The one who contemplates the various forms of worship, one by one, finds this spiritual hint throughout the legislative texts that deal with the different aspects of these religious rituals. This led the first generation of the righteous predecessors, the Prophet’s Companions (May Allāh’s mercy be upon them) to interact with these rituals. Most importantly, that interaction caused these rituals to have a deep influence and impact on them and on their lifestyles, as a result of these rituals being a coolness for their eyes and tranquillity for their hearts.

Concerning the first practical pillar of this great religion, prayer, Almighty God explains that the purpose of prayer is to deter people from immoral behaviour and wrongdoing:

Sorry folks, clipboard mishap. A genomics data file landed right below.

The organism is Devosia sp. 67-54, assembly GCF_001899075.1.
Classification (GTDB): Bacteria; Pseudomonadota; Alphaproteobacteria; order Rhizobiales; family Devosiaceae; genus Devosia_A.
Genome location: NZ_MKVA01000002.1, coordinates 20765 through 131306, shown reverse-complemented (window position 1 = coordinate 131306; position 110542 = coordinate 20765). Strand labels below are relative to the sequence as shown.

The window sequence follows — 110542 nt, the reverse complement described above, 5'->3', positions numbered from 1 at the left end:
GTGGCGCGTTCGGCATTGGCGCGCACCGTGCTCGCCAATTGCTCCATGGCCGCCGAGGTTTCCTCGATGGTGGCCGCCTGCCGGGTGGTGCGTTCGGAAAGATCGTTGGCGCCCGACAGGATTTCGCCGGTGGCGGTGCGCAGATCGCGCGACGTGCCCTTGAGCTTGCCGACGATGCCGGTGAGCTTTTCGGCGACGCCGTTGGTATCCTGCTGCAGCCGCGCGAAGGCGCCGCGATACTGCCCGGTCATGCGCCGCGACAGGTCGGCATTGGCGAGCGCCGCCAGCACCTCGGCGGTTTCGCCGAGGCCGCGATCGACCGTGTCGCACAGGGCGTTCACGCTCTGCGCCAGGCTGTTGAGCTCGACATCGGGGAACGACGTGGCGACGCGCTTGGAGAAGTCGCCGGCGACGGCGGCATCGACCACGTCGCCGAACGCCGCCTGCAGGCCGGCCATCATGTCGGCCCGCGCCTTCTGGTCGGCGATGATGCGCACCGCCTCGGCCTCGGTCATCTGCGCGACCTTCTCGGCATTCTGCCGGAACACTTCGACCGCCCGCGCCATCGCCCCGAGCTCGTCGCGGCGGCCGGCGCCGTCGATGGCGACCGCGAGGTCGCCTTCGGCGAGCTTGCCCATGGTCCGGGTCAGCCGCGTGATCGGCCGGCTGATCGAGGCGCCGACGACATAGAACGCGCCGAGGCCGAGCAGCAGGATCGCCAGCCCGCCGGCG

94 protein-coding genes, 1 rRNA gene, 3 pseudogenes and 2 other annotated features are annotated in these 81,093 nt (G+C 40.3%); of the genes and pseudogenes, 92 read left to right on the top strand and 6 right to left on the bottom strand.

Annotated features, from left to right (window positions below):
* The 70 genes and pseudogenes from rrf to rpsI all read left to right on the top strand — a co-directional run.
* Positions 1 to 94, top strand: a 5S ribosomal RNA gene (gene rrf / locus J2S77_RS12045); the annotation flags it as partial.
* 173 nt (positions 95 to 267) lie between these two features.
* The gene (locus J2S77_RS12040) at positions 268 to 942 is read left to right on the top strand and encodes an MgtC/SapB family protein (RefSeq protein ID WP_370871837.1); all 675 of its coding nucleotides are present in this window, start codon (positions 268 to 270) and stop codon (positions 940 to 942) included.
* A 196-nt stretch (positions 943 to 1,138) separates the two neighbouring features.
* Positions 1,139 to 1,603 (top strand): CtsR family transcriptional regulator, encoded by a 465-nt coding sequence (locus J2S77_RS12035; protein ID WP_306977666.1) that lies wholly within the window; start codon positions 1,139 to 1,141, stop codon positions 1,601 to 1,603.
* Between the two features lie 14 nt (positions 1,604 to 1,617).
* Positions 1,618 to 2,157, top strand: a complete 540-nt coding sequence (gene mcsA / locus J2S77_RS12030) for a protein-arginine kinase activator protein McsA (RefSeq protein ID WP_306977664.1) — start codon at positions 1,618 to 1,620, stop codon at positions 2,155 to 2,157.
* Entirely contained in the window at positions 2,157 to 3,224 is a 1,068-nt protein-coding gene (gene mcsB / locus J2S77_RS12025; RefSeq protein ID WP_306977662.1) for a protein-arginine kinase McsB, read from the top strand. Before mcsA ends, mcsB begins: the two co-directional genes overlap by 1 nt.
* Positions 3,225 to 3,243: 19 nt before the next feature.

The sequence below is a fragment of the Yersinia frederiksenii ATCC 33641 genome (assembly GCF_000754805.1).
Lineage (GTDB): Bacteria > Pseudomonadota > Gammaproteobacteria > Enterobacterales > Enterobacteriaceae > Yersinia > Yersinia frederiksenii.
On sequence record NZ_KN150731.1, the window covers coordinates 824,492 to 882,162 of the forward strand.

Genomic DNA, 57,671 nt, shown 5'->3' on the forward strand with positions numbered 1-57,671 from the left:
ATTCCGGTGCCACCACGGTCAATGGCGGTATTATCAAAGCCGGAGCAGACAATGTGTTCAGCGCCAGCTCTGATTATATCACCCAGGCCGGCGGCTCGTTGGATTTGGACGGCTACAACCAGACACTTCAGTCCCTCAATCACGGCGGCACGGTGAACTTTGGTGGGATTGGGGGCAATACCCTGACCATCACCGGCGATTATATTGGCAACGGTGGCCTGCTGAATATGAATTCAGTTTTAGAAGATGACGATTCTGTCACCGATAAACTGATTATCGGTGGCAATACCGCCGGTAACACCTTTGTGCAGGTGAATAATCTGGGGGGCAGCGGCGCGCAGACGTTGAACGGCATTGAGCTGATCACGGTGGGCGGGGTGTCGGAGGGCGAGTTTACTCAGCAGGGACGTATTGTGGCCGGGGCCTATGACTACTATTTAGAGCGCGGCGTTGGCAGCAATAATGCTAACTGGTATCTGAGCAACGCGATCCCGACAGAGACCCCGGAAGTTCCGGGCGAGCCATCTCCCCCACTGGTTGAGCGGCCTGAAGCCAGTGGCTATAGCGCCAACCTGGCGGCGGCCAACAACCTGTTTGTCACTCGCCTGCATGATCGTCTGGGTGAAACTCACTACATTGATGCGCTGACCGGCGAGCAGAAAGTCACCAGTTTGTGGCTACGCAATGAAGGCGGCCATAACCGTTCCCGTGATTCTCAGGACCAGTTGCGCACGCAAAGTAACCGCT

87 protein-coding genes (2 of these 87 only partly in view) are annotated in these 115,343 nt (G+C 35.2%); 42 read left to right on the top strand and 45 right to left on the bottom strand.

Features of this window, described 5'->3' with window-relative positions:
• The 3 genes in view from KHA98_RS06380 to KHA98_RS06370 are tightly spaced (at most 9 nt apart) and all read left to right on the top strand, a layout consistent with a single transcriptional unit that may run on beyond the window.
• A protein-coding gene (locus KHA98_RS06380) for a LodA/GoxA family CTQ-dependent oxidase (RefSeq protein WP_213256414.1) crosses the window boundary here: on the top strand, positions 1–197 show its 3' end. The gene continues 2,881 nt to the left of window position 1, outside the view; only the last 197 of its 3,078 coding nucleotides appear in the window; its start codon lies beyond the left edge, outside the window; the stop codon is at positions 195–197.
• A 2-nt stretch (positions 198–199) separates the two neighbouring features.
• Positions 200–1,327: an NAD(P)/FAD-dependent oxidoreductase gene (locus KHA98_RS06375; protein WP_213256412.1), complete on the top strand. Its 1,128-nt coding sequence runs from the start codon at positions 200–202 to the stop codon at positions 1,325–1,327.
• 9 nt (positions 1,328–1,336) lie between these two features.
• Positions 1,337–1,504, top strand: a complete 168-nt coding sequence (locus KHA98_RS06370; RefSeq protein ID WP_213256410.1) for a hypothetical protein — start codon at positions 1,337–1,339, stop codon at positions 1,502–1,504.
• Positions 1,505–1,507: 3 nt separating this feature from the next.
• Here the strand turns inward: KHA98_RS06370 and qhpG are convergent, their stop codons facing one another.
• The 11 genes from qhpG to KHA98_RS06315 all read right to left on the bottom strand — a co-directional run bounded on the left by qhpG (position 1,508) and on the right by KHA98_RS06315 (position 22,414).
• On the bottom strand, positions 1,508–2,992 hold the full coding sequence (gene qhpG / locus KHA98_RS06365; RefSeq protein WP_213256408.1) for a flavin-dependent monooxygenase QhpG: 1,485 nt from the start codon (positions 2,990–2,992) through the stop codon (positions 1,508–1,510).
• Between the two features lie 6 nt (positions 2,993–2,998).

‘And establish prayer. Indeed, prayer prohibits immorality and wrongdoing, and the remembrance of Allāh is greater’ (Q, the Spider. 29:45).

Therefore, the one whose prayer does not deter him from such bad actions should be more cautious and establish prayer as it should be established, since there must be a great fault and deficiency in him. In the sound tradition, the Messenger of Allāh (PBUH) says: ‘Everything has a pillar; and the pillar of the religion is prayer; and the pillar of prayer is al-khushū‘ (consciousness and presence in prayer]; and the best of you is the most righteous of you’.[1] Another saying is the Prophetic Tradition: ‘The one whose prayer does not prohibit him from immoral behaviour and sinful acts, it would distance him from Allāh’.[2]

On the zakāh and șadaqah, Allāh says:

‘Take șadaqah (alms) from their wealth in order to purify them and sanctify them with it’ (Q, the Repentance. 9: 103).

And on Șiyām (fasting), He says:

‘O you who have believed, decreed upon you is fasting, as it was decreed upon those before you, that you may become righteous’ (Q, the Cow. 2:183).

Moreover, the Prophet (PBUH) states: ‘There is not [complete or acceptable] fasting without refraining from what Allāh prohibited’[3].